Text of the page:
1:4. Efficient excitation transfer between carotenoids and chlorophylls, based on the structure of the aggregate, i.e., close contacts between peridinins and chlorophylls, has been confirmed by quantum chemical calculations (T.R., A.D., and K.S., unpublished work).

The most abundant light-harvesting complex located in chloroplasts of green plants is LHCII. shown in Fig. 8d. The structure of LHCII, resolved at 3.4 Å (6), features two carotenoids, seven Chls a, and five Chls b as light-absorbing agents. LHCII is located within the thylakoid membrane in the vicinity of PS-II. It has been suggested that LHCII can, according to light conditions, physically move toward PS-I, regulating thereby the relative flow of energy into PS-II and PS-I.

The multiprotein photosynthetic apparatus as shown in Fig. 1 poses the challenge for eventually modeling the conversion of light into ATP in its entirety. Few would have predicted that the protein constituents of the photosynthetic apparatus would be structurally known in principle already today, but many expect that biologists will see more and more often entire protein systems engaged in complex overall functions resolved at atomic resolution. The questions posed by the photosynthetic apparatus will then be typical for biology of the 21st century: how are multiprotein systems genetically controlled, how do they physically aggregate, how did they evolve, and how do they compare between species? The PSU constitutes an ideal subsystem of the photosynthetic apparatus that, because of its smaller size, is more amenable to study while posing the same principal challenges: how do LH-I and LH-II form from their many independent components, what determines the ring size and stability, and how do the completed LH-IIs aggregate around the LH-I-RC complex? The function of the PSU emerges as a true system properly, all components being designed to cooperate in absorbing light effectively and channel its energy to the RC. The common origin of photosynthetic, respiratory, and other organisms makes the PSU and the photosynthetic apparatus a valuable model for understanding, at the level of multiprotein systems, not only photosynthesis but also life in general.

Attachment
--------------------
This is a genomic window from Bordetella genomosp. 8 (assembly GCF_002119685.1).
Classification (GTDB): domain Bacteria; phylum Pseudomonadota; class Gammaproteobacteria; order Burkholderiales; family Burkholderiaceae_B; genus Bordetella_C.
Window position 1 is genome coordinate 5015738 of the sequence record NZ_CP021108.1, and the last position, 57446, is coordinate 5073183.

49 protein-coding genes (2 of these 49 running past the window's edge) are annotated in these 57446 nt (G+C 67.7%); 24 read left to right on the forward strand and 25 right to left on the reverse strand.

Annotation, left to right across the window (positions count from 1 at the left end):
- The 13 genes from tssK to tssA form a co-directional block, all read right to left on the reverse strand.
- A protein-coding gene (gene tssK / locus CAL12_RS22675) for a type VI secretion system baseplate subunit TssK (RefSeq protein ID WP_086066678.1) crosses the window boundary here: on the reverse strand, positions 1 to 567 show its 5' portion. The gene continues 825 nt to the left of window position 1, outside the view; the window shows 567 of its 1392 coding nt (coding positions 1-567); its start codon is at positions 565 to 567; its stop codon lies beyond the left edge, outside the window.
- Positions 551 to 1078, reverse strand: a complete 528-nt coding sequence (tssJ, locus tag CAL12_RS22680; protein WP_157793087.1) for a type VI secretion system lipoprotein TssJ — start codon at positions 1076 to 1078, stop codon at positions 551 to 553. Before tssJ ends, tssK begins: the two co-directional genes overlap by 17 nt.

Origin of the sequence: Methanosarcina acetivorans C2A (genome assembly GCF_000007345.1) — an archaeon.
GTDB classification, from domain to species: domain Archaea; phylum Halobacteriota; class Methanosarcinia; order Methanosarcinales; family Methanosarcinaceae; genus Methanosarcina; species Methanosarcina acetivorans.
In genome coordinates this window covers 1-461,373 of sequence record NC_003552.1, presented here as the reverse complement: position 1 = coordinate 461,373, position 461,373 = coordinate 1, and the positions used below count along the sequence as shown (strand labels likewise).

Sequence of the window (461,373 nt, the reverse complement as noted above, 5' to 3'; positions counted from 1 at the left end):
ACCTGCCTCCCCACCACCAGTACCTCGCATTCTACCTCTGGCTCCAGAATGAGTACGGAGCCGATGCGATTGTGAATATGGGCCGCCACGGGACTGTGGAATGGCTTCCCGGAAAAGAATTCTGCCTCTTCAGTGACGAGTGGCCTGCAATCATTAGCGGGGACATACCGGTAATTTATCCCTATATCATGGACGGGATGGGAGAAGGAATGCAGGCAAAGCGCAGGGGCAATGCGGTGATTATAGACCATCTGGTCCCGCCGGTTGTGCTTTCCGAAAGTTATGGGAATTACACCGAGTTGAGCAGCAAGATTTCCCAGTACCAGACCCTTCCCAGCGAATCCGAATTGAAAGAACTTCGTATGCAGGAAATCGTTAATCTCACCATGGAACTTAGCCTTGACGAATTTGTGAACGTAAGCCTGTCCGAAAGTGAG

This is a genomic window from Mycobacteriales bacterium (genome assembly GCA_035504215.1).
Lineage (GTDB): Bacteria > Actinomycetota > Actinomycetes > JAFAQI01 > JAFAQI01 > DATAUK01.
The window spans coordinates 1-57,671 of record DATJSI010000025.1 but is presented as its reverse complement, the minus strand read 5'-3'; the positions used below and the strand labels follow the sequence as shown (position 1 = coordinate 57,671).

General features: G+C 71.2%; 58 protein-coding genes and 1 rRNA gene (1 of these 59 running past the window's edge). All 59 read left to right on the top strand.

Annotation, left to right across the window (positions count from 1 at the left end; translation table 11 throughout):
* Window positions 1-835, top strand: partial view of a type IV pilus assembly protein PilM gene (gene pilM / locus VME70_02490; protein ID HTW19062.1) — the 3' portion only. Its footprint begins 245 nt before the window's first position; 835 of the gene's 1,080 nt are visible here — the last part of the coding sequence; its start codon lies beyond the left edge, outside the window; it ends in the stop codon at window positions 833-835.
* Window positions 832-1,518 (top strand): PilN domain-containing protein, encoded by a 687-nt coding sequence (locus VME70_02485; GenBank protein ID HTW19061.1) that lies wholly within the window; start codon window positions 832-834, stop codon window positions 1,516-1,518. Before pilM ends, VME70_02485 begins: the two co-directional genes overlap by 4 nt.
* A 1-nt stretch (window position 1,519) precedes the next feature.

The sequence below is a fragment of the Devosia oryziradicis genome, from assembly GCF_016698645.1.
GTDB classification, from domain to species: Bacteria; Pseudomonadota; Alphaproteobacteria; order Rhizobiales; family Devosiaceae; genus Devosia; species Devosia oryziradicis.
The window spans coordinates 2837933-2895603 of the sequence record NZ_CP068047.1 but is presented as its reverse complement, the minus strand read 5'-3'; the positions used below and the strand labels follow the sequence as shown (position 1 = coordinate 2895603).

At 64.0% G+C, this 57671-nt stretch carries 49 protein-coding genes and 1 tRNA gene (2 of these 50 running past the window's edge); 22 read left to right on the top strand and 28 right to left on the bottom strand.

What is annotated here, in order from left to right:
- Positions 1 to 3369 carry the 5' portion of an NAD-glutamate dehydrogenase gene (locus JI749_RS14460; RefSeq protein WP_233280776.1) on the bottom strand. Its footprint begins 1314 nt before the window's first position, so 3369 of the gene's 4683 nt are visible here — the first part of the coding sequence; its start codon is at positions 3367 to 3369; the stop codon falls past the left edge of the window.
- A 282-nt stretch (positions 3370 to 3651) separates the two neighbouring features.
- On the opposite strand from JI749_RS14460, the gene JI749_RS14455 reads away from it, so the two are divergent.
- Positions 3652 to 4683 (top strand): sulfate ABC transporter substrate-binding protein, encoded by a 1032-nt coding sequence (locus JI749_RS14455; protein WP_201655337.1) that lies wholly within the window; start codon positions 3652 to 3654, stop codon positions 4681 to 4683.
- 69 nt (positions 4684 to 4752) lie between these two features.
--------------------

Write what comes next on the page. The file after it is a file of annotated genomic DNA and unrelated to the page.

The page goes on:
We acknowledge financial support from the National Institutes of Health [Grant P41RR05969], the National Science Foundation [Grants NSF BIR 9318159 and NSF BIR-94–23827(EQ)]. and the Carver Charitable Trust.

1. Emerson, R. & Arnold, W. (1932) J. Gen. Phvsiol. 16, 191–205.

2. Hu, X. & Schulten, K. (1997) Physics Today 50, 28–34,

3. Duysens, L.N.M. (1952) Ph.D. thesis (Utrecht, The Netherlands).

4. Cogdell, R., Fyfe, P., Barrett, S., Prince, S., Freer, A., Isaacs, N., McGlynn, P. & Hunter, C. (1996) Photosvnth. Res. 48, 55–63.

5. Krauss, N., Schubert, W.-D., Klukas, O., Fromme, P., Witt, H.T. & Saenger, W, (1996) Nat. Struct. Biol. 3, 965–973,

6. Kühlbrandt, W., Wang, D.-N. & Fujiyoshi, Y. (1994) Nature (London) 367, 614–621.

7. Zuber, H. & Brunisholz, R.A. (1991) in Chlorophylls, ed. Scheer, H. (CRC, Boca Raton, FL), pp. 627–692.

8. Miller, K. (1982) Nature (London) 300, 53–55.

9. Walz, T. & Ghosh, R. (1997) J. Mol. Biol. 265, 107–111.

10. Monger, T. & Parson, W. (1977) Biochim. Biophys. Acta 460. 393–407.

11. van Grondelle, R., Dekker, J., Gillbro, T. & Sundstrom, V. (1994) Biochim. Biophys. Acta 1187, 1–65.

12. Germeroth, L., Lottspeich, F., Robert, B. & Michel, H. (1993) Biochemistry 32, 5615–5621.

13. Aagaard, J. & Sistrom, W. (1972) Photochem. Photobiol. 15, 209–225.

14. Pullerits, T. & Sundstrom, V. (1996) Acc. Chem. Res. 29, 381–389.

15. Fleming, G.R. & van Grondelle, R. (1997) Curr. Opin. Struct. Biol. 7, 738–48.